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discussions, exercises, games before and after the play
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Lessons Does Wizard of Oz Teach Us?
Discussions Wizard of Oz
Discussion / Questions
1. Why does Dorothy want to be
in some other place than Kansas?
2. Do you ever feel like
3. Dorothy is taken to Oz by a
"twister", what is another name for a twister?
4. Oz is a very beautiful and
colorful world, but Dorothy still finds problems there. Do you think
there is any place where there are no problems?
5. Do you think the Scarecrow
really needed a brain? The Tinman a heart? The Lion his courage?
6. The Wizard, at the end of
the play, turns out not to be a Wizard. Though he didn't have the
magic powers of a wizard, do you think he helped Dorothy, the
Scarecrow, the Tinman, and the Lion?
7. It is interesting that
Dorothy had the power to return home to Kansas anytime she wanted to
but she wasn't aware of it. Do you think we often have the power to
do what we want but we may not know it?
8. How many books have been
written about the Land of Oz? (hundreds) Have you heard of any others
besides The (Wonderful) Wizard of Oz?
Roar With Fun!
A Roaring Good Time
at Lakefront Youth Theatre Experience, New Orleans
You saw the Wicked Witch' s
castle, what do you think Glinda's castle looks like?
Draw a picture of your
favorite part of the show; of your favorite character.
Draw a picture of yourself
with characters in the play. Where would you be? What would you be doing?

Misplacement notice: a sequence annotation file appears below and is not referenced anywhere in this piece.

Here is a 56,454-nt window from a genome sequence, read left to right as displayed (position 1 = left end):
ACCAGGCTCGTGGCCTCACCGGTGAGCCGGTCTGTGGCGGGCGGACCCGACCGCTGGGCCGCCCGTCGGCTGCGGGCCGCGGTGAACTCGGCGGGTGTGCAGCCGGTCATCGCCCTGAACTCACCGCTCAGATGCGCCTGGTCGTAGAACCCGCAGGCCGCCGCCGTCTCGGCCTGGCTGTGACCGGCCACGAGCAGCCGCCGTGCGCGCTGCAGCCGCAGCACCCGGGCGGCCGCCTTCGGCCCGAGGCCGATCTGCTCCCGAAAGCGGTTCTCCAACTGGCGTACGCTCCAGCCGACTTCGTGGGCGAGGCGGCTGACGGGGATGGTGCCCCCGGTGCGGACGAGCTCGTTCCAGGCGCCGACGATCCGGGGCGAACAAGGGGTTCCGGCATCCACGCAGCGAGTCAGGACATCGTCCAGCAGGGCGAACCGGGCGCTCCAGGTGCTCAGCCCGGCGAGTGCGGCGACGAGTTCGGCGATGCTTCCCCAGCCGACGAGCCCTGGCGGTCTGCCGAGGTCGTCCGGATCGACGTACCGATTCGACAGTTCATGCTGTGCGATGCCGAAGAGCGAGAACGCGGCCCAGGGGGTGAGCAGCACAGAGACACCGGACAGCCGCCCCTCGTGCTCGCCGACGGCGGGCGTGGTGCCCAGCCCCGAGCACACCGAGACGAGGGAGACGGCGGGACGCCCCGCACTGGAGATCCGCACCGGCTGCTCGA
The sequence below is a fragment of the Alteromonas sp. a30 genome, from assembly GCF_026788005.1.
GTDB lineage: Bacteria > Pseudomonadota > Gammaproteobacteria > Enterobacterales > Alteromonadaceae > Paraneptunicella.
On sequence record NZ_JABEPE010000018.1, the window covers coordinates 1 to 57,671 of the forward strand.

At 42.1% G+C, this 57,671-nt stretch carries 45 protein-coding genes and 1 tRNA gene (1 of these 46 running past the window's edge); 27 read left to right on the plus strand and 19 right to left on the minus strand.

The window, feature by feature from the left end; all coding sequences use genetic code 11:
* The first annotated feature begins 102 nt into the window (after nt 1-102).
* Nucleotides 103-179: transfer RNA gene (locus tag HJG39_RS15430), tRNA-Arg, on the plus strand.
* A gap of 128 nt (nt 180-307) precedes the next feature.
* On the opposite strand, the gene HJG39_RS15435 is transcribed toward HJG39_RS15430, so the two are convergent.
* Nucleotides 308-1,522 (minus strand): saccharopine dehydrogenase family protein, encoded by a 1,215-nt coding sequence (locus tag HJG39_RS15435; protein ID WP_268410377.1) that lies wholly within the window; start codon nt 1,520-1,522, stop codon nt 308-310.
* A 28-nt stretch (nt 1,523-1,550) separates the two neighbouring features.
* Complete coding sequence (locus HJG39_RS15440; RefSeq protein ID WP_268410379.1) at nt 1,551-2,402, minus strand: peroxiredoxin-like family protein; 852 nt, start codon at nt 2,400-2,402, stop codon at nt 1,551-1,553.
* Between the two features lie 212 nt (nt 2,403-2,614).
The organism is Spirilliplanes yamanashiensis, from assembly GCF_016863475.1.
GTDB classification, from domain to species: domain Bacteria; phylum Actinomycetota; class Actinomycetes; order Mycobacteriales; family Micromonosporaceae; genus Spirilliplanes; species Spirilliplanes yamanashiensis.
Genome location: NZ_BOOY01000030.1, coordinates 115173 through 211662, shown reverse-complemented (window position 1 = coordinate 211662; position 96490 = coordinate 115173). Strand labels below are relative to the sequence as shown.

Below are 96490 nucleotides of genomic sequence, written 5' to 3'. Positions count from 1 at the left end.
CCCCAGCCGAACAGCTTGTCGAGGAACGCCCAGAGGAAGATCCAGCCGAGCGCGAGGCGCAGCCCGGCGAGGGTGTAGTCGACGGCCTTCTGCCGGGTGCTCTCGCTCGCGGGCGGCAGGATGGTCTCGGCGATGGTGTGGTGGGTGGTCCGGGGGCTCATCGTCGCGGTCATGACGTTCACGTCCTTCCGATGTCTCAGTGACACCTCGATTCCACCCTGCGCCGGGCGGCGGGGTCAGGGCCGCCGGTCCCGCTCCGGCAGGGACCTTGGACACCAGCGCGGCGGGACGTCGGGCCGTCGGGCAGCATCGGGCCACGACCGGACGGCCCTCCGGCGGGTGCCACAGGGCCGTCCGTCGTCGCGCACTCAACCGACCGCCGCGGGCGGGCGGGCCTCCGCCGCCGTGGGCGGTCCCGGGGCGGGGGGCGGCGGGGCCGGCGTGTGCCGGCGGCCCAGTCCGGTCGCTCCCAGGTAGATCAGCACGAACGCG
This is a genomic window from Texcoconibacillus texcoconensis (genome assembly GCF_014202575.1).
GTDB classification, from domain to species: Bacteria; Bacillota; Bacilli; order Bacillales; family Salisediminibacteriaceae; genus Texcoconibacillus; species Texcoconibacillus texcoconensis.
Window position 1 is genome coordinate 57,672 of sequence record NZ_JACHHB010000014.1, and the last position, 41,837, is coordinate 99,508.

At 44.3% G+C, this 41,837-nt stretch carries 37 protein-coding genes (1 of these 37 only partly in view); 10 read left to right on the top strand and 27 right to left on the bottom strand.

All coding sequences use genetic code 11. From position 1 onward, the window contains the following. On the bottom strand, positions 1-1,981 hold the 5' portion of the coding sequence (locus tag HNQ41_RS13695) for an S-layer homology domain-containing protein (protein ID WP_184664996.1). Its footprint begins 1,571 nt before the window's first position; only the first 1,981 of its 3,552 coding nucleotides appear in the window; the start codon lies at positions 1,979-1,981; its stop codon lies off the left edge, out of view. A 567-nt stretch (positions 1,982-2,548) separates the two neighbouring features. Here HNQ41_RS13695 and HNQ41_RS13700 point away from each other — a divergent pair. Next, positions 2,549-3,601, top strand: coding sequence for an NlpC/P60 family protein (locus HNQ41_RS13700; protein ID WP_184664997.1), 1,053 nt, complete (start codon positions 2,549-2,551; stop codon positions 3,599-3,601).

of Oz Quotes
Discuss what meaning these
sayings have for us in our everyday lives. Can you give an example
that illustrates the meaning?
"Never question the
truth of what you fail to understand, for the world is full of wonders."
-- L. Frank Baum
friend, a heart is not judged by how much you love, but by how much
you are loved by others..." Wizard
"...if I ever go
looking for my hearts desire again, I won't look any further than my
own backyard... Because if it isn't there, I never really lost it to
Talk about Courage!
Cowardly Lion in Wizard Of Oz
is Perfect for Discussion!
/ Questions: Have a
class discussion about the Lion's search for courage. The following
questions could be addressed:
do you think the Lion felt that he needed courage?
are known as the King of the Jungle. The Lion felt that he did not
have enough courage to live up to the expectations of others)
About the Cowardly Lion in Wizard of Oz
School, Cambridge, NZ - British
School, Ho Chi Minh City, Vietnam
important is it to live up to the expectations of others, such as
parents, friends, and acquaintances? Do you feel that there are times
when you do not have enough courage? What do you do in these situations?
would you like to do? What is the best thing for you to do?
the Wizard able to give the Lion courage at the end of the story?
he discovered that courage must come from within. As various
challenging situations arose on the journey, the Lion unconsciously
responded courageously because of his desire to help others)
students to reflect upon a time they exhibited courage when they
thought that they lacked it. Have students think about ways they can
students write a commercial or jingle that tells/shows the audience:
How to Cultivate the Courage that Lies Within Us. Some ideas that can
be incorporated are: Believe in yourself. Don't be afraid to say no.
Telling the truth is always the best policy. Don't feel that you must
follow the crowd in order to survive. It is more important to think
Luther King in the Classroom
for We are the Dream
with Classroom Activities
/ Role Playing